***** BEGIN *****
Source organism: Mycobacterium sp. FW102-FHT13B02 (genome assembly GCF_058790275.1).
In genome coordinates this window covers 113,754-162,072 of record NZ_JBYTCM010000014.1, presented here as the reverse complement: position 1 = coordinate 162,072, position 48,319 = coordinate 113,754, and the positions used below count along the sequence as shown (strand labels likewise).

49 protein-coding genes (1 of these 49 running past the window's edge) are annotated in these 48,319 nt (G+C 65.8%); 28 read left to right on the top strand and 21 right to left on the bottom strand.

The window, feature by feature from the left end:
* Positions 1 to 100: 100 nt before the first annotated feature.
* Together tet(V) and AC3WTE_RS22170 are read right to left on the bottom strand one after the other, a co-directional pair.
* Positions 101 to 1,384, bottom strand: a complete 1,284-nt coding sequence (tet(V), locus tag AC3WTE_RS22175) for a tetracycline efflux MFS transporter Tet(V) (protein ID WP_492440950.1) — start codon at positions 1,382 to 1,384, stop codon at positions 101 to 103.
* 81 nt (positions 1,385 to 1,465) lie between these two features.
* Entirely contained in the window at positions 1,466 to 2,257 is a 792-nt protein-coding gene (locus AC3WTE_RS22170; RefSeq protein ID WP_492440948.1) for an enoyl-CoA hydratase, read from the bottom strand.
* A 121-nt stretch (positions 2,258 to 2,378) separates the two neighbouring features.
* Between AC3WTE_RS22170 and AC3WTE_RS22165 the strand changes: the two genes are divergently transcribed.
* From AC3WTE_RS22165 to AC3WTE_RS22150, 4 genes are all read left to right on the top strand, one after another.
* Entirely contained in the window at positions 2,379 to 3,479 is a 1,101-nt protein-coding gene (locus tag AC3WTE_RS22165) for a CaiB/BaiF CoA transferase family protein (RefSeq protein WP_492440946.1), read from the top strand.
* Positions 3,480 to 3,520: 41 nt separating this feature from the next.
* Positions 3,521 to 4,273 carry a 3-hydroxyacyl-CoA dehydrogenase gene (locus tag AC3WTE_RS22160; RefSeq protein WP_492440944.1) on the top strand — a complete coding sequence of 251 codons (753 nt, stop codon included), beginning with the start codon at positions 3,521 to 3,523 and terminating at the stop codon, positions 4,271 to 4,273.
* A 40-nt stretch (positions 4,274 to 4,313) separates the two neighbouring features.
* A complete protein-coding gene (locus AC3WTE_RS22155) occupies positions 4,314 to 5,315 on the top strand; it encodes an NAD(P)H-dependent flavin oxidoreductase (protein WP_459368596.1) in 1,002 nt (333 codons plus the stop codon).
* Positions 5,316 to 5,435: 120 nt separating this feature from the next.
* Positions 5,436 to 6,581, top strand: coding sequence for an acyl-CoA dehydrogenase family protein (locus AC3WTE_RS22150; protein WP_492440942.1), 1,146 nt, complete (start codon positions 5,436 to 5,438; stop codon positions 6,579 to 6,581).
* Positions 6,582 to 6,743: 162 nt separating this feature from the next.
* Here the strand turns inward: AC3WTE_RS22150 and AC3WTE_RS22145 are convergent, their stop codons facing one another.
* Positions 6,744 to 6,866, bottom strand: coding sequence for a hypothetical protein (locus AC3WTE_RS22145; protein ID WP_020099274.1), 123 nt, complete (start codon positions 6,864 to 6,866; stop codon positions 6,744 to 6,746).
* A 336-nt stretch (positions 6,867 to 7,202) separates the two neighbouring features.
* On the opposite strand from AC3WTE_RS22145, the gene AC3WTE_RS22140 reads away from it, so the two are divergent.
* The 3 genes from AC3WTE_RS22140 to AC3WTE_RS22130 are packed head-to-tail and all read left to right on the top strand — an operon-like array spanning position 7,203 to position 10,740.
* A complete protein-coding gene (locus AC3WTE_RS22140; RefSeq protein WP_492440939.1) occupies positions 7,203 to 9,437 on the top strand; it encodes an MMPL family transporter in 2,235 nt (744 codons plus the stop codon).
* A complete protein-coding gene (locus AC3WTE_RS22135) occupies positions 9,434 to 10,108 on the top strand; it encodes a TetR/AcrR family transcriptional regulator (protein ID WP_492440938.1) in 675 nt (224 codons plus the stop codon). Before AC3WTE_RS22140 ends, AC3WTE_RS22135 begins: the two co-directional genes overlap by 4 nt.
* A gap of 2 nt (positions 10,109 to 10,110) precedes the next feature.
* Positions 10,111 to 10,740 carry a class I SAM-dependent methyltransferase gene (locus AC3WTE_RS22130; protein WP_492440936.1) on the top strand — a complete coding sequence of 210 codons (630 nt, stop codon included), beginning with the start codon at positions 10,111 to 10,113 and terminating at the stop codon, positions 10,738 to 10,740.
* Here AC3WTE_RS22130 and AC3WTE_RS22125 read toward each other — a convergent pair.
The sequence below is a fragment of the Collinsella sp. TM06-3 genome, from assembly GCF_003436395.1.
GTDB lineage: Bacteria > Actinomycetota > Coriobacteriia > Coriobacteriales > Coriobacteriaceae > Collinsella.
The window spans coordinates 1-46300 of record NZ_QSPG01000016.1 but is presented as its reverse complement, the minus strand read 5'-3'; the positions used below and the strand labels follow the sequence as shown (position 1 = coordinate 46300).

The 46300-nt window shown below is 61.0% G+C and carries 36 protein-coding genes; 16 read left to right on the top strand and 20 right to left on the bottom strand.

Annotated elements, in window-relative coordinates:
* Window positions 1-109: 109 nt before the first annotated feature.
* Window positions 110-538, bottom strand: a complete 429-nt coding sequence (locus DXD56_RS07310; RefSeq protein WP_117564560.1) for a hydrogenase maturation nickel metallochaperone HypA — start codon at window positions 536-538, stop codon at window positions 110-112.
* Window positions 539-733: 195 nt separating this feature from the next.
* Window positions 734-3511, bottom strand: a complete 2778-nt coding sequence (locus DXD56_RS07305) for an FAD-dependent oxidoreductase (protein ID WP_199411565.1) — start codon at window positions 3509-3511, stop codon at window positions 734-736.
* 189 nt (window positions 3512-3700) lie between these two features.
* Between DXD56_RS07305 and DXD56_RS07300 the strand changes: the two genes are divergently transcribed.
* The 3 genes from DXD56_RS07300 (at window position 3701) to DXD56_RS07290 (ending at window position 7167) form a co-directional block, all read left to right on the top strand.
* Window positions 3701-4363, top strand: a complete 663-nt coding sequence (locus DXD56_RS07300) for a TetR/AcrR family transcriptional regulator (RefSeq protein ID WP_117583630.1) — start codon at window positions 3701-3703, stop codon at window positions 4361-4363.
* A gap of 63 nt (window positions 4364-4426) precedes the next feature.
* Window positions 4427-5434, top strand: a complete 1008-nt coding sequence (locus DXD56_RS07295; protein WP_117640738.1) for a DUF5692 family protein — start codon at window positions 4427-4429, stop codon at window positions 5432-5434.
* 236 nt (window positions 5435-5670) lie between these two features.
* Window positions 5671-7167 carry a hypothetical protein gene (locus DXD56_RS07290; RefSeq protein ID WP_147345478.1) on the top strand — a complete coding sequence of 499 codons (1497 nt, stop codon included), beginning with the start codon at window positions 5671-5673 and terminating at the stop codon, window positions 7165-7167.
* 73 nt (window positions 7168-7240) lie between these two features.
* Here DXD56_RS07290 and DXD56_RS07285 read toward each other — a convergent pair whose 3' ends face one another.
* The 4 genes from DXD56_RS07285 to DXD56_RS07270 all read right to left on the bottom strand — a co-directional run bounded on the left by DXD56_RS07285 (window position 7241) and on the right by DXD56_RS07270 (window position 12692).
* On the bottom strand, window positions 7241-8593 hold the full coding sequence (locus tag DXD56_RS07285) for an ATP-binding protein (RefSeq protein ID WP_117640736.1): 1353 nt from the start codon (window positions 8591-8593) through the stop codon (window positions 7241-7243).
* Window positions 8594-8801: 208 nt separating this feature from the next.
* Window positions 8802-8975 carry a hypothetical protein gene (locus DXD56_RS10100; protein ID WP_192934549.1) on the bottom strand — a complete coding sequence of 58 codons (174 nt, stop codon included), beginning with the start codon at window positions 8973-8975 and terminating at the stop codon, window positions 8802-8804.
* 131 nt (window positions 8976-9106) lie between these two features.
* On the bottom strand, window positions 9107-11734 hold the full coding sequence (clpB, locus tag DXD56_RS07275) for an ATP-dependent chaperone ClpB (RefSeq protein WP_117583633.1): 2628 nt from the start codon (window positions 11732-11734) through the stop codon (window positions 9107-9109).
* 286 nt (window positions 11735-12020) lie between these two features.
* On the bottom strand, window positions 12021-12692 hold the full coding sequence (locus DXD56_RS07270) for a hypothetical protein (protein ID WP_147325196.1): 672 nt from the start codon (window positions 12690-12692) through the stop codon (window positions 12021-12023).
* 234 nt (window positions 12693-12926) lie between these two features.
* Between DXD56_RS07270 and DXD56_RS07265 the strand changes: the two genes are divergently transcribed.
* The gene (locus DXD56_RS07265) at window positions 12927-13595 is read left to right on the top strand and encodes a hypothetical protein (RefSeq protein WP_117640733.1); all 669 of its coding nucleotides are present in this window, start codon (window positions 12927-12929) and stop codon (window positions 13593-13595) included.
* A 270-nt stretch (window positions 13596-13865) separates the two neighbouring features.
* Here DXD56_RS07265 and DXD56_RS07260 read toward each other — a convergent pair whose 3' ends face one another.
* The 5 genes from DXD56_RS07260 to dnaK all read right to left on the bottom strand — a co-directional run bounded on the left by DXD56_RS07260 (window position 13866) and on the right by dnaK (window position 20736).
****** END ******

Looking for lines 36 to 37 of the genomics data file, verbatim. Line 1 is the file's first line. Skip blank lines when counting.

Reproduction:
* Window positions 1-109: 109 nt before the first annotated feature.
* Window positions 110-538, bottom strand: a complete 429-nt coding sequence (locus DXD56_RS07310; RefSeq protein WP_117564560.1) for a hydrogenase maturation nickel metallochaperone HypA — start codon at window positions 536-538, stop codon at window positions 110-112.